Detlef Koschny, ESA Planetary Missions Division, fulfills a childhood dream by working across all of ESA's planetary missions, while doing research on his favourite phenomenon, meteor showers. He coordinates the operations of the science payload for ESA's missions to planets, such as Mars Express, SMART-1 to the Moon, and Rosetta, to a comet.
Detlef Koschny, Planetary Science Operations Manager, ESA Science.
Born 13 March 1962 in Pfarrkirchen in Bavaria, Germany.
BSc Mechanical Engineering and Masters in Aerospace Engineering, University of Munich; Masters Research into impact craters at CalTech in Los Angeles, United States; PhD in Planetary Science, University of Munich, Germany.
In 1994, Detlef gained a management position at the Max Planck Institute of Aeronomy, where he worked on the cameras now used on the Rosetta spacecraft. In November 1997, he moved to ESTEC to work on the Rosetta Science Operations. He moved into his present post in the Planetary Missions Division when it came into being in 2001. As well as encouraging the different project teams to use techniques and solutions used by other teams, Detlef manages a team of eight people and does research in his own specialist area, meteor showers.
In his spare time, Detlef enjoys looking through his telescope or playing the drums in ESTEC's jazz band, The TBDs.
Detlef is married with two children.
ESA: Your main work is trying to find ways to learn lessons from one mission to help another mission avoid similar problems. This must be extremely challenging - how do you coordinate so many different project teams?
I start every week with a day of meetings, in which each individual team identifies their problems, and then we try to solve them during the week. Problems can pop up at any time, and so that is when we start running around like crazy trying to solve them. We try to pre-empt problems. For example, if we have solved a problem for Mars Express, we try to make sure that we avoid the same difficulty for Rosetta. In the long run, we hope to build up a group that will coordinate all missions, so that we automatically avoid such problems.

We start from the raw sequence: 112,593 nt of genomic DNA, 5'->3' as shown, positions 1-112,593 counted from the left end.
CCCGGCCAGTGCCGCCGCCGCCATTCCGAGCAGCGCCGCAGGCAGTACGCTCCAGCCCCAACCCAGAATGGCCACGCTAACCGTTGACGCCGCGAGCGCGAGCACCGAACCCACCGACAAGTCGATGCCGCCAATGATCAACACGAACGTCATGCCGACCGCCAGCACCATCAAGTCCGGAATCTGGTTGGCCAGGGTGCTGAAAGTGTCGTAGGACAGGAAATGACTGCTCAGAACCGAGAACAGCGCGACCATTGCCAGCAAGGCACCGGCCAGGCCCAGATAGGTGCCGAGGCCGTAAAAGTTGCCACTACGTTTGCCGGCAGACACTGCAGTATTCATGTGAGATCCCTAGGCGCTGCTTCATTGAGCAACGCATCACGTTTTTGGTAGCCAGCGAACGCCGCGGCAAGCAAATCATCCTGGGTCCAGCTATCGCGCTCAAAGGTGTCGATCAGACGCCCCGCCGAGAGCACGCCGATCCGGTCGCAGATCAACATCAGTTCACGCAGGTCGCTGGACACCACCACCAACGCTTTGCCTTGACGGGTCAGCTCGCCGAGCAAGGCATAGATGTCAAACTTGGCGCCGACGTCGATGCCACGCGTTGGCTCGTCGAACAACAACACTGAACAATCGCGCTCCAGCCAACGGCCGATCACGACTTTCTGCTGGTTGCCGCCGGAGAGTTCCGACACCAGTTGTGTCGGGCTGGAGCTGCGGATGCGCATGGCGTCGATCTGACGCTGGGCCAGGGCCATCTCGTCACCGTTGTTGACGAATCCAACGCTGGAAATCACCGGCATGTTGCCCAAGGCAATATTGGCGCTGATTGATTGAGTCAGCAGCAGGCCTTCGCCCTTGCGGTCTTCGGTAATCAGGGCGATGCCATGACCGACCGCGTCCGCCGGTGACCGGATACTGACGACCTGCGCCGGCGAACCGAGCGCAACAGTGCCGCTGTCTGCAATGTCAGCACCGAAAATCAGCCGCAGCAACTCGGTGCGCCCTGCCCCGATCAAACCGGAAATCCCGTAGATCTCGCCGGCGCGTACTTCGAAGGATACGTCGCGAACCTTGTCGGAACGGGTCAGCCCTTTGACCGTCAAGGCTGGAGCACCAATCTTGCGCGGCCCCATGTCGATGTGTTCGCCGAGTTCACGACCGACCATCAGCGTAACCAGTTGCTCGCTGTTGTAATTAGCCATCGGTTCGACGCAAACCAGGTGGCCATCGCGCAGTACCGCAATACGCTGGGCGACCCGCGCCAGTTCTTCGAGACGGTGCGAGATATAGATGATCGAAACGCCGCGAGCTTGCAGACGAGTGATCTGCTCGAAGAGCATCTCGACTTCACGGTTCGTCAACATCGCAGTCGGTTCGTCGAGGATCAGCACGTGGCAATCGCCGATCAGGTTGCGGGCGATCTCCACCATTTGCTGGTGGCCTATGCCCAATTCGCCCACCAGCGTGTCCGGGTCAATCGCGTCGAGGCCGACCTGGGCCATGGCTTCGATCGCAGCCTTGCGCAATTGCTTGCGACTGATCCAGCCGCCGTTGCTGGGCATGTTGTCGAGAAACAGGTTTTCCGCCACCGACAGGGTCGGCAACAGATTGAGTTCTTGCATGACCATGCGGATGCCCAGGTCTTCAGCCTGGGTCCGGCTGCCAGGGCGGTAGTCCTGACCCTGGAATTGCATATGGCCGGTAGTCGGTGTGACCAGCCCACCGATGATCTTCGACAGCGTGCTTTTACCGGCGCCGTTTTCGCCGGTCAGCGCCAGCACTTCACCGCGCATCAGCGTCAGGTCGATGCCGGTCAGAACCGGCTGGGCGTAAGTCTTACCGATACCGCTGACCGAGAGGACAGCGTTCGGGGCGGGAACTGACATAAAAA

ESA: When did you first become interested in space science?
When I was 10 years old, I spotted a star chart in a local newspaper. It said that if I looked at the sky with binoculars, I would be able to see the Andromeda Galaxy. About a week later, I noticed that my father had some binoculars, and so, one night, I stole them and tried to find this galaxy. I didn't manage it, but, by then, I was hooked. At 12, I was an avid amateur astronomer with my own telescope. After high school, I wanted to study astronomy, but they told me there was no future in it! Most of my education was in engineering. When I was first looking for a job, potential employers did not want to have me, saying it wasn't clear whether I was a scientist or an engineer. Now, though, I am very happy that my background is in both science and engineering, because that's what I need for my present job.
The constraints that scientists experience when they are trying to achieve their objectives with an instrument are technical constraints. For example, scientists come to me and say, "We cannot do what we want to do because there is a screw in the way". I look at the problem and try to solve it. And I would not want to be doing any other job!
ESA: There is also a scientific research aspect to your job. How does that fit in?
This is my favourite part of the job. I have been studying meteor showers for several years now. Rosetta will be chasing a comet, and meteor showers come from comets, so my findings benefit the Rosetta mission. End of September 2003 there is an international meteor conference in Berlin, Germany, where I'll present my findings from last year's Leonids shower. It's really great going to these events - you get to exchange information with people who share your passion for studying meteors and mixing with them is very satisfying. My next project is to study the data from this year's Perseids meteor shower which I have recorded with an intensified-video camera. This keeps the scientist in me busy!